Surge in forest loss seen if Brazil indigenous reserves opened to mining

Published on Thomson Reuters Foundation

A Brazilian government proposal to open indigenous land in Brazil to mining concessions could lead to the loss of forests over an area larger than England, researchers said Friday.

Such a loss would reduce by $5 billion a year the global benefits the forest provides in terms of things such as forest products, rainfall generation and storage of climate-changing emissions, they estimated.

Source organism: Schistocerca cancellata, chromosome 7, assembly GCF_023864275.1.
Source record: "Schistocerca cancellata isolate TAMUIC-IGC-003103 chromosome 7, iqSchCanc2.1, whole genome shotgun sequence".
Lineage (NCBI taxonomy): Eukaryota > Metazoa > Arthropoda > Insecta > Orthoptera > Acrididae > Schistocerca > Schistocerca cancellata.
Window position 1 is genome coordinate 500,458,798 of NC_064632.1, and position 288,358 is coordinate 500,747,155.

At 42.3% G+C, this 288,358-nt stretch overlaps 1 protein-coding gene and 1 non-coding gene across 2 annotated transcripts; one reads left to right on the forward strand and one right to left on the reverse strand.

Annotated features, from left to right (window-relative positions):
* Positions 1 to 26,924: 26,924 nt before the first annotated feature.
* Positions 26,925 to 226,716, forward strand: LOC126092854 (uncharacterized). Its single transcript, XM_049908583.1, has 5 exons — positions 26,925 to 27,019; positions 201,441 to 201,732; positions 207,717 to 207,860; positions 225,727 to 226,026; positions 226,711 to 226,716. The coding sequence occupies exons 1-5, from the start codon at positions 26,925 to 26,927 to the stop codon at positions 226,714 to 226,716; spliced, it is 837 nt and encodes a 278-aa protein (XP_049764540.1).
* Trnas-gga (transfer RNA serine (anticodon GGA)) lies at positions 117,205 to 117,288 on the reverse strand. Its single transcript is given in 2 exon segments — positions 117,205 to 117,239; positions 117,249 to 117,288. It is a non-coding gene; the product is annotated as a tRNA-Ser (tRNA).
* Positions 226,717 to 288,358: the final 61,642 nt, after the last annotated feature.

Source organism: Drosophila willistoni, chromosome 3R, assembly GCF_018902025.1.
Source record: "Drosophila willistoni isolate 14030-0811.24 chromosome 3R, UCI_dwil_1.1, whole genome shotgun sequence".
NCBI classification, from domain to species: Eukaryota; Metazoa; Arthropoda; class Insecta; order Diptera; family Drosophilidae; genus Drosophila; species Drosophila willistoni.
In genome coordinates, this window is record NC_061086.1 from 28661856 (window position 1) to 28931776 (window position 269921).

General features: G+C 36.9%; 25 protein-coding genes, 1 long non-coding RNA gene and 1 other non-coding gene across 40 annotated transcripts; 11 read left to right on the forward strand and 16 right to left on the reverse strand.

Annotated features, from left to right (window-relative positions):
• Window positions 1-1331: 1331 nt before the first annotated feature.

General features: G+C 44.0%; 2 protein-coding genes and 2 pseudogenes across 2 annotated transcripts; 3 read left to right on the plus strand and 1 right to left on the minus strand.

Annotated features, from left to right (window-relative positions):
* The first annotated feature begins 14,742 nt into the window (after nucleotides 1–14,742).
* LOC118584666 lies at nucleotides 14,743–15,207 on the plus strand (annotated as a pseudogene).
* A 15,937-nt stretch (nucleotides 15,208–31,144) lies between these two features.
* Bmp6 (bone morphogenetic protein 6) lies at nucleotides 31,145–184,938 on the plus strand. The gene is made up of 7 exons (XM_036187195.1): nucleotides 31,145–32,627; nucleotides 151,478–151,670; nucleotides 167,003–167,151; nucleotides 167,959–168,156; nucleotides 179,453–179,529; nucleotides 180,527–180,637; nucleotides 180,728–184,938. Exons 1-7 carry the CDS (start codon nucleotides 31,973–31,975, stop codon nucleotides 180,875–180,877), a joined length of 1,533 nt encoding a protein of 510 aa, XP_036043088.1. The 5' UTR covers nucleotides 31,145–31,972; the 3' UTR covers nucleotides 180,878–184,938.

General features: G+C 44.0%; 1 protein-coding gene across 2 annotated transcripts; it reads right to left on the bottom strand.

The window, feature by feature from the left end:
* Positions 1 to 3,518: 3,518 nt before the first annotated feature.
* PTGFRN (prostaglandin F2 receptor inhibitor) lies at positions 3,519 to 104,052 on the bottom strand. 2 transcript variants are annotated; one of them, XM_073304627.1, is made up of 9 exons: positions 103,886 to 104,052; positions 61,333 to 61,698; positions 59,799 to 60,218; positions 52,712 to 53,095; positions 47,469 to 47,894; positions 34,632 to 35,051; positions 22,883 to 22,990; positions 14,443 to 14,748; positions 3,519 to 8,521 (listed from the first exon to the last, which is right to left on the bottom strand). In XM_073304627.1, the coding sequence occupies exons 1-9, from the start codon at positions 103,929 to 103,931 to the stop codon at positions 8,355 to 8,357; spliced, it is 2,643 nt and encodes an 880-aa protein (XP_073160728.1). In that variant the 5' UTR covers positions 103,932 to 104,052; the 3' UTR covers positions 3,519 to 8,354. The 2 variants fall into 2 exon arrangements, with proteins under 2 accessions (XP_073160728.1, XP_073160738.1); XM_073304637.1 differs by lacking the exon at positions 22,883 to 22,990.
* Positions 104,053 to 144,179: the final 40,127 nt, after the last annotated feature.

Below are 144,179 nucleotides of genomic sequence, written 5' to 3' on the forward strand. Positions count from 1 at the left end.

“The impact would be direct for indigenous communities, but mainly for society in general. The entire planet would be affected,” said Juliana Siqueira-Gay, a University of São Paulo environmental engineer and lead author of the study published Friday in the science journal One Earth.

A bill introduced in Brazil’s Congress in February proposes opening indigenous land in the Amazon and elsewhere to mining, hydroelectric plants, oil and gas projects and livestock farming.

Such development could be carried out over the objections of indigenous communities living on the land, according to the bill, supported by large numbers of members of Congress aligned with agribusiness and extractive industries.

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